Mark Mardell: Doesn't sound much chance of a very divided society coming together?

Hugh Sykes: No, it's completely split down the middle. I mean, 51-49. It's not exactly a resounding victory for Yes. And if you look at the map there's a stark colour difference between the Yes places - Istanbul - sorry, I beg your pardon - beneath the No places - Istanbul, Ankara and prosperous industrial and tourism centres along the coast, the south coast and the west coast like Izmir - against the people of the hinterland, against Anatolia, characterised by some, possibly snobbishly, as "the educated for No against the uneducated for Yes."

Mark Mardell: Hugh, thanks very much indeed.


  1. Reporting that Erdogan is an authoritarian despot is not biased. Beeboids opining that he should be removed, though, is.

    The BBC was clearly biased in favor of the so-called Arab Spring as well. The biggest problem of bias there was the way they spent most of their energy finding locals (e.g. in and around Tahrir Square) who fit the 'cosmopolitan, liberal, secular' mold, and tended to censor the more unhelpful facts about the gang-molestation of women, or the almost complete gender separation in the crowds.

    Their own bias kept getting confirmed by the vox pops they managed to find. Sound familiar somehow, doesn't it?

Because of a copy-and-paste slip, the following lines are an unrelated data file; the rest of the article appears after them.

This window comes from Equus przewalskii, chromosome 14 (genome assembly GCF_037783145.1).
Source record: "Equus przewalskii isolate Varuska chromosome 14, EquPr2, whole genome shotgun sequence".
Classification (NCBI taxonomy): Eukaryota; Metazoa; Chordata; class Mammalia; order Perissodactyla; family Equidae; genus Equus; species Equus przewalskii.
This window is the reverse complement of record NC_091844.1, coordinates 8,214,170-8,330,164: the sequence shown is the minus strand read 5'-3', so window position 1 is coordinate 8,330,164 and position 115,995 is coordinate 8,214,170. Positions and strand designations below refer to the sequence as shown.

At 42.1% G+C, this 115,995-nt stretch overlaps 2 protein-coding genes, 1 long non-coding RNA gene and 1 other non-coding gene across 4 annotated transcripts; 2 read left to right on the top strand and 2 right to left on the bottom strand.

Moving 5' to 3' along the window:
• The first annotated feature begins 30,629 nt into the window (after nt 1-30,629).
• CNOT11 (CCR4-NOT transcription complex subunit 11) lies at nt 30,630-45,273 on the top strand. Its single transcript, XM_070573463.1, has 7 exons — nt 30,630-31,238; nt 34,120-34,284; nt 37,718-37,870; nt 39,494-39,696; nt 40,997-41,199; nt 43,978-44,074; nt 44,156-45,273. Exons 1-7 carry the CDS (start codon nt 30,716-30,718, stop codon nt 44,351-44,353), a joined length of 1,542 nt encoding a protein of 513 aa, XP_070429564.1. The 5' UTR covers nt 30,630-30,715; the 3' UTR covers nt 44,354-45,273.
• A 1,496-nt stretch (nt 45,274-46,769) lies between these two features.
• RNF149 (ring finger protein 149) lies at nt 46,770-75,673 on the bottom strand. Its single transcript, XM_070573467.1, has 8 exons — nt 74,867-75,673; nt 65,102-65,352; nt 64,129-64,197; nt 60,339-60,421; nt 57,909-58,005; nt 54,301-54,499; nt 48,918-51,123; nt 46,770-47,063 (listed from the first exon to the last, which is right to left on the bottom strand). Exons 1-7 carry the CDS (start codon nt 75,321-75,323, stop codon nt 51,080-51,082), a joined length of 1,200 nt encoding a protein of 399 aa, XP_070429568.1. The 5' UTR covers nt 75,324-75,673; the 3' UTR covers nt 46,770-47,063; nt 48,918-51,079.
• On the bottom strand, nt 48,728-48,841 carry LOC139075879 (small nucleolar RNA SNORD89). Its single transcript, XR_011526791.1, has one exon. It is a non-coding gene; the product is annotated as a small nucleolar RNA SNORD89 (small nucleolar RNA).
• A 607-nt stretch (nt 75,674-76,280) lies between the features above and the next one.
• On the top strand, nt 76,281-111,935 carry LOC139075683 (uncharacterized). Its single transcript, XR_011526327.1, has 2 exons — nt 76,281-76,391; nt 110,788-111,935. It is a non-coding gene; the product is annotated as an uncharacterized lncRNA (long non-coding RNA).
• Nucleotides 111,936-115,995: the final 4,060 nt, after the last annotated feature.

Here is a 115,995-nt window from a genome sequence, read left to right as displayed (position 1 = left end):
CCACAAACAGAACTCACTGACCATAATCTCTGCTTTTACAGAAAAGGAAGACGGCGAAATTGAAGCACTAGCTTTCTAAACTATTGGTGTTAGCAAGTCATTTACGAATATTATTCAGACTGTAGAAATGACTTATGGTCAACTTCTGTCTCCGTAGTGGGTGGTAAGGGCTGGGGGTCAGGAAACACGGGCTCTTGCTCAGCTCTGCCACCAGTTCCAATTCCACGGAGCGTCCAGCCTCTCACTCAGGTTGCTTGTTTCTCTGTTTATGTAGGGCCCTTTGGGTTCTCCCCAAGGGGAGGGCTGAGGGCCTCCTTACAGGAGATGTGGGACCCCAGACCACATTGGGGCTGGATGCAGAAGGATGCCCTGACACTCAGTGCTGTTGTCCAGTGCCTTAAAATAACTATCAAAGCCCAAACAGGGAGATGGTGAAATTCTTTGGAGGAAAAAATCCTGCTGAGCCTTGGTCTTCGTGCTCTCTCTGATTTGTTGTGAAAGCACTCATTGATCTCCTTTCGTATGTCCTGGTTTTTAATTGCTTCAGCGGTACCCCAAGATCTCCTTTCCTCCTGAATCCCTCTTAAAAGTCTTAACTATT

2. What is sykes on?

    "Imagine the government in Britain only supporting the Leave campaign and marginalising all the people who wanted to stay in the European referendum. It was very comparable to what that would have been like here. And the president is supposed to be above the party here. He certainly wasn't."

    Don't 'imagine' it, the government was supporting the 'remain' campaign and calling their opponents 'fruitcakes' and 'racists'.

    What short memories these people have.

  3. Here's a question though: Should the BBC actually be actively biased, with all of our blessing, in favour of 'good' rather than 'evil', say? Or in favour of 'democracy' rather than 'anti-democracy'?

    A good question, one that I have thought about quite a bit, and I think the answer is "yes".